December 12, 2017

What’s in a Name?

Don Harrelson

When parents choose a name for their child, some will choose a name based on how it sounds. Some will choose a name because of family significance. Some will choose a name that has meaning. And some will chooses a name because it has character attributes. Some don’t give it any thought at all.

When it was prophesied that a Redeemer would come. It was told that He would be of a woman. It was told that He would be a descendant of Abraham, from the tribe of Judah, and of the line of David. It was told where He would be born. It was also prophesied what His name would be.

Isaiah 9:6 says

“For unto us a child is born, unto us a son is given: and the government shall be upon his shoulder: and his name shall be called Wonderful, Counsellor, The mighty God, The everlasting Father, The Prince of Peace”

In this verse, some of the names that the Messiah would be called is given. In these names there is a subtle but overt distinction that is made. His name will link His humanity with His deity.

The prophet tells us that “a child will be born.” The Messiah will be is human. The prophet also tell us that “a son is given.” The Messiah will be God. Thus, the Messiah will be unique; He will be the God-man This distinction is further evidenced in the names that the prophet Isaiah lists.

Wonderful, Counselor

Although the King James Version separates these as individual titles, it is better to link them together: the wonder of a Counselor.

The word “wonder” or “marvel” refers to something that is extraordinary and humanly incomprehensible. It is a word associated with the supernatural acts of God, and it therefore attests to the Messiah’s deity.

The word “counselor” implies wisdom. It is a wisdom that is required not only in giving advice but also for issuing decrees.

The fact that Isaiah has linked these two words suggests that the Son has infinite wisdom or omniscience, which is a unique perfection of deity.

Isaiah uses these same words to describe Jehovah of hosts, “which is wonderful in counsel” (Isaiah 28:29).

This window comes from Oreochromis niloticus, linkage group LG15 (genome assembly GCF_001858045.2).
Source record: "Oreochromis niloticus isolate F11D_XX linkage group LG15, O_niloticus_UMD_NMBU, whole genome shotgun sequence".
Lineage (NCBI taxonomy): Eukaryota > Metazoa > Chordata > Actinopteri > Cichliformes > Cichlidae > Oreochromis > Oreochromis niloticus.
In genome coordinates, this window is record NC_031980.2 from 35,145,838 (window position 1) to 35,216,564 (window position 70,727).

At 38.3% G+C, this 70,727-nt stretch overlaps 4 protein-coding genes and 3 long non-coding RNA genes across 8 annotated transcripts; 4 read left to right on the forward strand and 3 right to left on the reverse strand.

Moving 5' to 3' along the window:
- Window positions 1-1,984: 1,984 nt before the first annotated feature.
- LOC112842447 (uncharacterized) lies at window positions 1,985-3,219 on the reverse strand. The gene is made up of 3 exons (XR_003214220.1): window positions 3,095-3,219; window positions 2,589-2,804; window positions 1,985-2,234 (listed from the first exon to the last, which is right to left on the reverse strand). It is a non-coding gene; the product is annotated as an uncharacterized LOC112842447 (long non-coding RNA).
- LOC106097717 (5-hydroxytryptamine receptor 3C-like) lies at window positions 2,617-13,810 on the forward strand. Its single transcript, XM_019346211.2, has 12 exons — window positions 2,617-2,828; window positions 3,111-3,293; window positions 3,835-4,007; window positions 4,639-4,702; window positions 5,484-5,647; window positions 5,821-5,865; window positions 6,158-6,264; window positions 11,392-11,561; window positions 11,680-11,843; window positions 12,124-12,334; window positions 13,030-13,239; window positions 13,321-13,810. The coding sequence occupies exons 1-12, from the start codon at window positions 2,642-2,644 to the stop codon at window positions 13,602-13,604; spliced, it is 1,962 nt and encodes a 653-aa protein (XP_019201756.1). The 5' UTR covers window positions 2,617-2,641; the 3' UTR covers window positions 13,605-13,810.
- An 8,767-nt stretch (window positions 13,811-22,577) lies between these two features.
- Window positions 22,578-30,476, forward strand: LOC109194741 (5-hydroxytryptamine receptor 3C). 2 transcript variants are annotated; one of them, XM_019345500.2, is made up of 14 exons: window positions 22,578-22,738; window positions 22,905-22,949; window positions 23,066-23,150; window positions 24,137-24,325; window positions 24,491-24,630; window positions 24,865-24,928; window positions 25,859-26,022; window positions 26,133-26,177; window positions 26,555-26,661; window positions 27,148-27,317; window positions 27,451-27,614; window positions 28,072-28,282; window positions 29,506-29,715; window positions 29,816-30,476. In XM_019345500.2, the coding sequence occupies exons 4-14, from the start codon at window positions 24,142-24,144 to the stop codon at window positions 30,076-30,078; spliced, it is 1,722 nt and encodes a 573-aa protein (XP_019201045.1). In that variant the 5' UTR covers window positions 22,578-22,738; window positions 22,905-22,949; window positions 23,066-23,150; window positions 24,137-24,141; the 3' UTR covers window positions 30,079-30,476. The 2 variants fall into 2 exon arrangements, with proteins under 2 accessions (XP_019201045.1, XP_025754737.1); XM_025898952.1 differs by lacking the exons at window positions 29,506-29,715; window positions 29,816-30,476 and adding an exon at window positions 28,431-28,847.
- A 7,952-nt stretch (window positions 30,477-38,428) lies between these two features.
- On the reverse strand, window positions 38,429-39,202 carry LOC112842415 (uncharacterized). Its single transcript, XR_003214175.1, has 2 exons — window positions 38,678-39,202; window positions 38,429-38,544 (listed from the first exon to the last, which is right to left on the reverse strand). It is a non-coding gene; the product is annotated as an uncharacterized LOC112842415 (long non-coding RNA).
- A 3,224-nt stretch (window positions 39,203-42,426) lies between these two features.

The uniqueness and superiority of divine counsel are evident in Isaiah 40, which declares that God takes counsel from none (40:13-14)

What is true of God is true of Christ!

Mighty God

This title is literally translated, “God, the defender/guardian.”

The term “God” applies only to Deity and designates God in His power and transcendent majesty.

The term “defender/guardian” is not a uniquely divine word, but the Scripture does apply it to the Lord, designating Him as the security of His people.

Isaiah uses the same expression in referring to Jehovah, the Holy One of Israel:

And it shall come to pass in that day, that the remnant of Israel, and such as are escaped of the house of Jacob, shall no more again stay upon him that smote them; but shall stay upon the LORD, the Holy One of Israel, in truth. The remnant shall return, even the remnant of Jacob, unto the mighty God. (Isa. 10:20-21)

Jeremiah used the expression as he addressed the Lord in prayer:

Thou showest lovingkindness unto thousands, and recompensest the iniquity of the fathers into the bosom of their children after them: the Great, the Mighty God, the LORD of hosts, is his name, (Jeremiah 32:18)

And in Psalm 45, a messianic psalm, verse 3 entreats the Messiah, “Gird thy sword upon thy thigh, O most mighty . . .”

The Lord Jesus is the great defender of His people.

What is true of God is true of Christ!

Everlasting Father

The Messiah is the everlasting Father; a more literal translation is “Father of eternity” This translation eliminates the Trinity confusion that the Son is also at the same time the everlasting Father. This title is not speaking of the Son’s relationship to the Father but rather His relationship to time.

The word “father” is an honorific title of authority. Christ is above time; He is eternal and therefore of necessity God, because eternity is a uniquely divine attribute.

This title highlights his sovereignty.

What is true of God is true of Christ!

Prince of Peace

“Prince” does not refer to a son or a king in waiting. The word designates a ruler, a chief, or an official with the power and authority to administer.

Here the term applies to Christ as the Sovereign Administrator of peace. Embodied in this title is His whole work of salvation whereby He removed the impediment to peace, harmony, and fellowship with God. He is the reconciliation for His people to God.

So what’s in a name? A lot. The names of Christ uniquely identify Him as the messiah. Yes, a child is born. That is why we celebrate Christmas. But also we celebrate because a Son is given.

For God so loved the world that he gave his only begotten son that whosoever believeth on Him should not perish but have everlasting life. (John 3:16)

Do you know the Son? Do you have the Son?

He that hath the Son hath life, but He that hath not the son hath not life. (1 John 5:12)

Don Harrelson is the pastor of Cumberland Bible Church, Cumberland, Maryland

Although Proclaim & Defend is the blog of the FBFI, the articles we post are not an expression of the views of the FBFI as a whole, they are the views of the author under whose name they are published. The FBFI speaks either through position statements by its board or through its president. Here at Proclaim & Defend, we publish articles as matters of interest or edification to the wider world of fundamentalist Baptists and any others who might be interested.

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